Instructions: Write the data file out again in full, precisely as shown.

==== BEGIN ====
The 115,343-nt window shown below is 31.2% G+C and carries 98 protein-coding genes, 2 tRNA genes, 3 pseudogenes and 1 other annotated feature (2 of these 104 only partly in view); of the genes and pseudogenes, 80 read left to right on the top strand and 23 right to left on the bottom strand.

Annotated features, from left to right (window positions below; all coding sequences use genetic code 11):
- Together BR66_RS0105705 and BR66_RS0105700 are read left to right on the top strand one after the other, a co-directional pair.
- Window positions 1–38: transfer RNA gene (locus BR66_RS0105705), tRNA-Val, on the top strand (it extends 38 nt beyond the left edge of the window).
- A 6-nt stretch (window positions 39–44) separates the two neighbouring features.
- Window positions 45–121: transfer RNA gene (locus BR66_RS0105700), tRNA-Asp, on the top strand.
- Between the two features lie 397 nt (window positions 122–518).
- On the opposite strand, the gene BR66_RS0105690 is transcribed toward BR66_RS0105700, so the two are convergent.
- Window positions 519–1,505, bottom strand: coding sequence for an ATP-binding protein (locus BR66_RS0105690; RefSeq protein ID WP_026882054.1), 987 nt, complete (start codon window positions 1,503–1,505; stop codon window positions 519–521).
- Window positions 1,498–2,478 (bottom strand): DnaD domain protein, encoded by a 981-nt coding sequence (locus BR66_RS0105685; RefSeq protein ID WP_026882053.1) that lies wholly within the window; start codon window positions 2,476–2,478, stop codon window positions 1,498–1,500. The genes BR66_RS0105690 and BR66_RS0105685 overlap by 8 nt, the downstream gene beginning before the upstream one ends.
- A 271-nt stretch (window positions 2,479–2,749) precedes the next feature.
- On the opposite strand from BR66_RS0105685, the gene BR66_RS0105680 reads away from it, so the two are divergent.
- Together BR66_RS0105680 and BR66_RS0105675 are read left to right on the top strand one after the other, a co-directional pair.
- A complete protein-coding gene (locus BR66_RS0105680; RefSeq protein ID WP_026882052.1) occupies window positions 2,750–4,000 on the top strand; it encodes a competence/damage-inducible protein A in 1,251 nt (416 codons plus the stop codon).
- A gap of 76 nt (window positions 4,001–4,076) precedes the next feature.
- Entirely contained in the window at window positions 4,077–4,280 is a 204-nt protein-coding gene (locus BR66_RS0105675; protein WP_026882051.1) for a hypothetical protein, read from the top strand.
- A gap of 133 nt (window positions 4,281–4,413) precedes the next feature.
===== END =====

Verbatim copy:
The 115,343-nt window shown below is 31.2% G+C and carries 98 protein-coding genes, 2 tRNA genes, 3 pseudogenes and 1 other annotated feature (2 of these 104 only partly in view); of the genes and pseudogenes, 80 read left to right on the top strand and 23 right to left on the bottom strand.

Annotated features, from left to right (window positions below; all coding sequences use genetic code 11):
- Together BR66_RS0105705 and BR66_RS0105700 are read left to right on the top strand one after the other, a co-directional pair.
- Window positions 1–38: transfer RNA gene (locus BR66_RS0105705), tRNA-Val, on the top strand (it extends 38 nt beyond the left edge of the window).
- A 6-nt stretch (window positions 39–44) separates the two neighbouring features.
- Window positions 45–121: transfer RNA gene (locus BR66_RS0105700), tRNA-Asp, on the top strand.
- Between the two features lie 397 nt (window positions 122–518).
- On the opposite strand, the gene BR66_RS0105690 is transcribed toward BR66_RS0105700, so the two are convergent.
- Window positions 519–1,505, bottom strand: coding sequence for an ATP-binding protein (locus BR66_RS0105690; RefSeq protein ID WP_026882054.1), 987 nt, complete (start codon window positions 1,503–1,505; stop codon window positions 519–521).
- Window positions 1,498–2,478 (bottom strand): DnaD domain protein, encoded by a 981-nt coding sequence (locus BR66_RS0105685; RefSeq protein ID WP_026882053.1) that lies wholly within the window; start codon window positions 2,476–2,478, stop codon window positions 1,498–1,500. The genes BR66_RS0105690 and BR66_RS0105685 overlap by 8 nt, the downstream gene beginning before the upstream one ends.
- A 271-nt stretch (window positions 2,479–2,749) precedes the next feature.
- On the opposite strand from BR66_RS0105685, the gene BR66_RS0105680 reads away from it, so the two are divergent.
- Together BR66_RS0105680 and BR66_RS0105675 are read left to right on the top strand one after the other, a co-directional pair.
- A complete protein-coding gene (locus BR66_RS0105680; RefSeq protein ID WP_026882052.1) occupies window positions 2,750–4,000 on the top strand; it encodes a competence/damage-inducible protein A in 1,251 nt (416 codons plus the stop codon).
- A gap of 76 nt (window positions 4,001–4,076) precedes the next feature.
- Entirely contained in the window at window positions 4,077–4,280 is a 204-nt protein-coding gene (locus BR66_RS0105675; protein WP_026882051.1) for a hypothetical protein, read from the top strand.
- A gap of 133 nt (window positions 4,281–4,413) precedes the next feature.